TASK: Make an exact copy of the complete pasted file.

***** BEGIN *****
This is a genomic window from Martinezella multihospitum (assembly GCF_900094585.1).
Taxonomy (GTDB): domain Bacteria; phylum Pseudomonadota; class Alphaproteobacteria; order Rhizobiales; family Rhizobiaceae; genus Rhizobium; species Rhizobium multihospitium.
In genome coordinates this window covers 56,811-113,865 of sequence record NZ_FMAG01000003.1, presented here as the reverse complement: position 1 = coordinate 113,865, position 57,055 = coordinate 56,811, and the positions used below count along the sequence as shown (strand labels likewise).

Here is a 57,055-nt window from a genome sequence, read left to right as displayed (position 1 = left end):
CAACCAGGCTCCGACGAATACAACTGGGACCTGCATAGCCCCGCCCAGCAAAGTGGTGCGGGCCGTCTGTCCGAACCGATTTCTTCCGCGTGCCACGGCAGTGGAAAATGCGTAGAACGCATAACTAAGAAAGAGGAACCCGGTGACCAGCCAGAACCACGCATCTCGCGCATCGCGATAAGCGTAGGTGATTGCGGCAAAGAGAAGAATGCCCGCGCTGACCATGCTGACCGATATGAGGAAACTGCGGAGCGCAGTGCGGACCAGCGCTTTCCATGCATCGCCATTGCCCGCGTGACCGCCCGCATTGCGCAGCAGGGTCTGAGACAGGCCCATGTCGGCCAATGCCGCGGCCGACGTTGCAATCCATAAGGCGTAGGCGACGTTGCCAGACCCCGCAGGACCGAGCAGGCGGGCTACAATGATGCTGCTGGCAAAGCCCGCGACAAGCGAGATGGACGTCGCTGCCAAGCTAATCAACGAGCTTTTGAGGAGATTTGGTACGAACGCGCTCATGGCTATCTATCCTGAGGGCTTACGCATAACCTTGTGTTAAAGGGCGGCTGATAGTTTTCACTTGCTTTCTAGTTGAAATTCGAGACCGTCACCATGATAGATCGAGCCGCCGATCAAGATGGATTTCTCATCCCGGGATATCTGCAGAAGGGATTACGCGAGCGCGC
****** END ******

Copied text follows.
This is a genomic window from Martinezella multihospitum (assembly GCF_900094585.1).
Taxonomy (GTDB): domain Bacteria; phylum Pseudomonadota; class Alphaproteobacteria; order Rhizobiales; family Rhizobiaceae; genus Rhizobium; species Rhizobium multihospitium.
In genome coordinates this window covers 56,811-113,865 of sequence record NZ_FMAG01000003.1, presented here as the reverse complement: position 1 = coordinate 113,865, position 57,055 = coordinate 56,811, and the positions used below count along the sequence as shown (strand labels likewise).

Here is a 57,055-nt window from a genome sequence, read left to right as displayed (position 1 = left end):
CAACCAGGCTCCGACGAATACAACTGGGACCTGCATAGCCCCGCCCAGCAAAGTGGTGCGGGCCGTCTGTCCGAACCGATTTCTTCCGCGTGCCACGGCAGTGGAAAATGCGTAGAACGCATAACTAAGAAAGAGGAACCCGGTGACCAGCCAGAACCACGCATCTCGCGCATCGCGATAAGCGTAGGTGATTGCGGCAAAGAGAAGAATGCCCGCGCTGACCATGCTGACCGATATGAGGAAACTGCGGAGCGCAGTGCGGACCAGCGCTTTCCATGCATCGCCATTGCCCGCGTGACCGCCCGCATTGCGCAGCAGGGTCTGAGACAGGCCCATGTCGGCCAATGCCGCGGCCGACGTTGCAATCCATAAGGCGTAGGCGACGTTGCCAGACCCCGCAGGACCGAGCAGGCGGGCTACAATGATGCTGCTGGCAAAGCCCGCGACAAGCGAGATGGACGTCGCTGCCAAGCTAATCAACGAGCTTTTGAGGAGATTTGGTACGAACGCGCTCATGGCTATCTATCCTGAGGGCTTACGCATAACCTTGTGTTAAAGGGCGGCTGATAGTTTTCACTTGCTTTCTAGTTGAAATTCGAGACCGTCACCATGATAGATCGAGCCGCCGATCAAGATGGATTTCTCATCCCGGGATATCTGCAGAAGGGATTACGCGAGCGCGC